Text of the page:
A major shareholder in Brooklyn Park-based Insignia Systems has increased its position but vows it's not launching another activist campaign against the company.

On Monday a San Francisco-based investment adviser, Cable Car Capital LLC, filed a 13D document with the Securities and Exchange Commission disclosing it has acquired a 6.3 percent stake in Insignia Systems, the maker of in-store advertising programs and services for retailers.

A 13D filing is required when an investor acquires more than 5 percent of a company's stock. In the filing the investor describes the purpose of their investment.

Jacob Ma-Weaver, the founder of Cable Car Capital, said he made his initial investment in Insignia Systems in 2013. But he's recently added to his position exceeding the 5 percent filing threshold.

"I'm not trying to start another activist campaign," Ma-Weaver said. "I think the company has had enough of that."

Since 2013 Insignia Systems has seen a campaign from an activist investor, Biglari Capital Corp. in 2014, and board and management shakeups.

Ma-Weaver does want to keep his options open though. There are vacancies on the board of directors and Ma-Weaver will likely make suggestions on who should fill those seats.

The filing also states that Cable Car Capital expects to discuss with Insignia's board and management "potential business combinations and strategic alternatives, the business, operations, governance, management, strategy and future plans of the issuer."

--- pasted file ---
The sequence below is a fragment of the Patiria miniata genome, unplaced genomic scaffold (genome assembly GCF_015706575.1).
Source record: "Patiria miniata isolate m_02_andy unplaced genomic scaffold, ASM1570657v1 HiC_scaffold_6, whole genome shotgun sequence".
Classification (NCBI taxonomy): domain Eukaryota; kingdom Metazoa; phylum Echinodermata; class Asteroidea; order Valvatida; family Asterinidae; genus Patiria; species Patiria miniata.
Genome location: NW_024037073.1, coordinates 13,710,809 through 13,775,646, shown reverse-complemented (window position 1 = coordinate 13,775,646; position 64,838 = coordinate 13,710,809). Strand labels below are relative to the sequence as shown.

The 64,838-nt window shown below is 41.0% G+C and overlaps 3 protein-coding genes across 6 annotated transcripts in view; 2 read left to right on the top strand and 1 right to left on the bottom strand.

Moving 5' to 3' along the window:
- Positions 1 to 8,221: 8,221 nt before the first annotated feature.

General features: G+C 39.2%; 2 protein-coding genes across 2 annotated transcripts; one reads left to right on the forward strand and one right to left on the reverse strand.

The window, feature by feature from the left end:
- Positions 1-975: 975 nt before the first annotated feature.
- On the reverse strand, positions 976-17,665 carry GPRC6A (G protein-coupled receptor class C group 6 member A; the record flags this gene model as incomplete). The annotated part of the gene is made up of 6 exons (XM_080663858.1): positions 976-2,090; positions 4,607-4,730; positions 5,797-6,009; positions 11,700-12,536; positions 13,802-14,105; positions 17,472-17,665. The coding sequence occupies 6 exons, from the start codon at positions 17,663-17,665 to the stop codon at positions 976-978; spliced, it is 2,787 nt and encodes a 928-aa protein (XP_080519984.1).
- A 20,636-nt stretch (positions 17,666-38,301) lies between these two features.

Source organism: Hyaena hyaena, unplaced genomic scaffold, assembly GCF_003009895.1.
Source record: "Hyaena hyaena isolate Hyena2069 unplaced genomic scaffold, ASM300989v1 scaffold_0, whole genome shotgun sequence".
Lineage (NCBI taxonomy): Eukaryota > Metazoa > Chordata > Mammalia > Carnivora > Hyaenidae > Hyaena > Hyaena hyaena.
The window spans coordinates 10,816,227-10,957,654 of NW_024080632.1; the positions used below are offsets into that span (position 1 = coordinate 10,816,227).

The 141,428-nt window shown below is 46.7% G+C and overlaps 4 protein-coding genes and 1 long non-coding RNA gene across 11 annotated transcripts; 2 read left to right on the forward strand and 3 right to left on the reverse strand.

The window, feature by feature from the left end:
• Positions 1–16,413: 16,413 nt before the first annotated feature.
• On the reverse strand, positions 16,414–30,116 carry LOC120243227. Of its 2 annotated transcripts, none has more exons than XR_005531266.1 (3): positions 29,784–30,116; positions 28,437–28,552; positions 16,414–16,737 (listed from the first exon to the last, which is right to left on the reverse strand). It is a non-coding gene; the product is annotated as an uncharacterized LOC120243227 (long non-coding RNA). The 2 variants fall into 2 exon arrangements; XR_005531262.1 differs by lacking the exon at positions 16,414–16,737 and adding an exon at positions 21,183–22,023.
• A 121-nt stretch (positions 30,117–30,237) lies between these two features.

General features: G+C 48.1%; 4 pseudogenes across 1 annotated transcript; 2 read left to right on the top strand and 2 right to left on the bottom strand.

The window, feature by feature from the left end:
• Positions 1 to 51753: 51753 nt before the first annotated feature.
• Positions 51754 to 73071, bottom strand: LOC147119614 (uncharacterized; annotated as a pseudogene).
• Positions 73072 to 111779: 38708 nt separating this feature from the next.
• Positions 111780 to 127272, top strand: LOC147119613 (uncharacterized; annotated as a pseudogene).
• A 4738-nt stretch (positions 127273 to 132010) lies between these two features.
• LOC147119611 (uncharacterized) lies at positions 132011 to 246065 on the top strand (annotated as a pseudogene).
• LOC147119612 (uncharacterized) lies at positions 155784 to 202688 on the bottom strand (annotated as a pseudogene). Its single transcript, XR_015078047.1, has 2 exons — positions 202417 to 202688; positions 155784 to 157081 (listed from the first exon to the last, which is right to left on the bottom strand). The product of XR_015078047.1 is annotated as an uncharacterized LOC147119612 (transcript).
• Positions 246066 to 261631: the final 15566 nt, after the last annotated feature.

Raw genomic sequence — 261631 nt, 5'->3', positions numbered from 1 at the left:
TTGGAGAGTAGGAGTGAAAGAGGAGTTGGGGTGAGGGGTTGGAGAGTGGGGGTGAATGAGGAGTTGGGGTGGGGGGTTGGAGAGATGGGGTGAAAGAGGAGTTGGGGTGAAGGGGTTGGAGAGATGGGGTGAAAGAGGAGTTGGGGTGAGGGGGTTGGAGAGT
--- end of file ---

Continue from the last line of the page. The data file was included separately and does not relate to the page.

Ma-Weaver classifies his relationship with the company as constructive and spoke favorably of new CEO Kristine Glancy, a former Kraft Heinz Co. executive, who joined Insignia in May.

"My perspective on Insignia is they have an opportunity to improve the performance of the underlying business," Ma-Weaver said. "If a management team is in place long enough and has a chance to really focus on execution."

There is room for improvement. Insignia Systems reported annual revenue in 2016 of $24.9 million, down 11.7 percent from the year before. Sales have declined for four consecutive quarters.

Insignia System shares rose 5.3 percent on Tuesday to $1.37 per share, the day after Cable Car Capital disclosed its increased investment. But the stock is down 23 percent this year and has had a negative return of 27 percent since activist shareholder Biglari Capital made its 13D filing on its Insignia Systems holdings in 2014.